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Nights in Manteca getting brighter
New lights may reduce energy costs by at least $150K yearly
Solar lights already in place at the Spreckels Park BMX track is part of the citys on ongoing effort to reduce energy costs. - photo by HIME ROMERO

The night is about to get a bit brighter - and less expensive - in Manteca.

Manteca has hired the services of the consulting firm of Siemens Industry Inc. for a sweeping change of most of the city’s street lights in a bid to reduce energy consumption. Manteca has already acquired new induction lighting fixtures to replace most city street lights via $685,830 in federal grants. The hiring of Siemens Industry to do an energy audit and inventory of the 4,800 existing street lights targeted for replacement would make it possible for Manteca to obtain rebates from PG&E of between $50 and $200 per light fixture that is changed out.

The $36,000 payment to Siemens is expected to be easily recovered through initial year energy savings and rebates. In mid-2010 when the project secured its federal funding, staff estimated the energy savings would be at least $150,000 a year.

Another advantage of the newer lighting is that they have a significantly longer life span as well as reduced maintenance costs. The trade-off is the fact they are more expensive.

Other pluses include:

• Instant-on with no run-up or re-strike delays.

• improved night visibility due to higher color rendering, higher color temperature, and increased luminance uniformity.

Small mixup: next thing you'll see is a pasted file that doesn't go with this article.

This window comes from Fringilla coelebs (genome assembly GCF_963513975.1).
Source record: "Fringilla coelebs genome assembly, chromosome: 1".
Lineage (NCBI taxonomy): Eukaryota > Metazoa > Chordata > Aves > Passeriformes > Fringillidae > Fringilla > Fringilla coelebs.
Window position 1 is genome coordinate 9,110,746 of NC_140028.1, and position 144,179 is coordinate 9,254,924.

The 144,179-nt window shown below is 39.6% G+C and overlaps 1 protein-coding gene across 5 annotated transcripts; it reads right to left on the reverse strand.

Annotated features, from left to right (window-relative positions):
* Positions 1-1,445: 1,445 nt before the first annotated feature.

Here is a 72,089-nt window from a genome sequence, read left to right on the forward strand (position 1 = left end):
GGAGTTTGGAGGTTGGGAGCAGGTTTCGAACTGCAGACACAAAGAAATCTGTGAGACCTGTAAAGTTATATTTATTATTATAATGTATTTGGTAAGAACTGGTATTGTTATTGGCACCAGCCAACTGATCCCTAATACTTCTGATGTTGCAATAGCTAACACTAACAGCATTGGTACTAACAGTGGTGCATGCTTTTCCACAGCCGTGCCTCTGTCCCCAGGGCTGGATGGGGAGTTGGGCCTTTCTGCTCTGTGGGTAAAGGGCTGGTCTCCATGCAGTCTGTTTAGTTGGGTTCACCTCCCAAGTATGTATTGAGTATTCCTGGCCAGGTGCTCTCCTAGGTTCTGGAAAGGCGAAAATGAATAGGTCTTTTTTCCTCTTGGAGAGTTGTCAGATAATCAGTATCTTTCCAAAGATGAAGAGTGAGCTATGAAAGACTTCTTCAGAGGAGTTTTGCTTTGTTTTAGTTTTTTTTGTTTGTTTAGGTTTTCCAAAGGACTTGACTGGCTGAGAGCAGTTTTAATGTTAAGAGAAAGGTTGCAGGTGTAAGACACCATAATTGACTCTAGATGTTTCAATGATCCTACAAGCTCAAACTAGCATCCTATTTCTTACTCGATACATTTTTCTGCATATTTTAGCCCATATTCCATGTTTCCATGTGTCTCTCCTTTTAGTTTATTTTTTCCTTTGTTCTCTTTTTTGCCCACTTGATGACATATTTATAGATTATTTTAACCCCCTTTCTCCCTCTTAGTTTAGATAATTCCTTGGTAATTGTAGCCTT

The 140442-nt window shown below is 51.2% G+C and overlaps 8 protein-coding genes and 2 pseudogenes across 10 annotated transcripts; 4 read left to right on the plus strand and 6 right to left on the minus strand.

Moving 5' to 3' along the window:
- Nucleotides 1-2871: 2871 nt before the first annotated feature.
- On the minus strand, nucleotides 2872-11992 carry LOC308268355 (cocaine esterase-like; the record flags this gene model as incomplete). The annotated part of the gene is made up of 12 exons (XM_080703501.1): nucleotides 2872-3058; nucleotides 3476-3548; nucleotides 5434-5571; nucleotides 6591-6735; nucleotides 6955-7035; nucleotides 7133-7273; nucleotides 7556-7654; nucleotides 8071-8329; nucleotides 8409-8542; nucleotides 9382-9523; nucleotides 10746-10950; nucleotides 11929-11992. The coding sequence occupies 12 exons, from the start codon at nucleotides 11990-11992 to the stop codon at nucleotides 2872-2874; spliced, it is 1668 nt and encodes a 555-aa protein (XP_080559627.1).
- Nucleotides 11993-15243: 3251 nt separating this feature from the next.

• no mercury, lead, or other known disposable hazard.

• a lower environmental footprint.

The city had originally planned to use existing staff to change the light fixtures to save money but cutbacks due to budgeting has made it impossible to fit in the work. An outside firm will be brought to do the installation once the audit is completed. That cost is also expected to be covered by the first year of savings.

Manteca was allocated $586,200 for the work as part of the American Recovery and Reinvestment Act of 2009 that targets energy conservation. The balance is coming from Community Development Block Grant funds that the federal government distributes to local municipalities for the express purpose of investing in low-income neighborhoods.

Siemens is also being hired to do a citywide energy audit and to make recommendations on how to reduce energy costs.

A similar contract with Viron 11 years ago has resulted in significant savings to the city even after the purchase of equipment and fixtures to implement reduced energy consumption strategies.

The Viron deal is on track to save Manteca ratepayers and taxpayers save more than $1 million by the time the 15 year repayment of loans made to do recommended work are paid off with interest.

The projects the city implemented on Viron’s recommendation included:

• Purchasing the street light system that previously was owned and maintained by PG&E through much of the city. Developers now turn street lights over to the city.

• Installing variable frequency drives on pumps used in city water wells to greatly improve water pressure allowing ratepayers to adjust irrigation systems to minimize runoff and thereby conserve water.

• Retrofitting the mixing pumps and installing new blower and diffusers at the wastewater treatment facility.

• Replacing various lighting systems in use throughout city offices with more energy efficient options.

• Installing an automated energy management system accessible by the city’s computers.

The one recommendation that was never implemented despite several city attempts to secure approval of the San Joaquin Valley Air Pollution District was putting in place a cogeneration plant at the wastewater treatment facility by making use of the methane gas is currently burned off.

Staff noted that in the past 11 years technology improvements as well as increased PG&E costs could make additional financial savings feasible.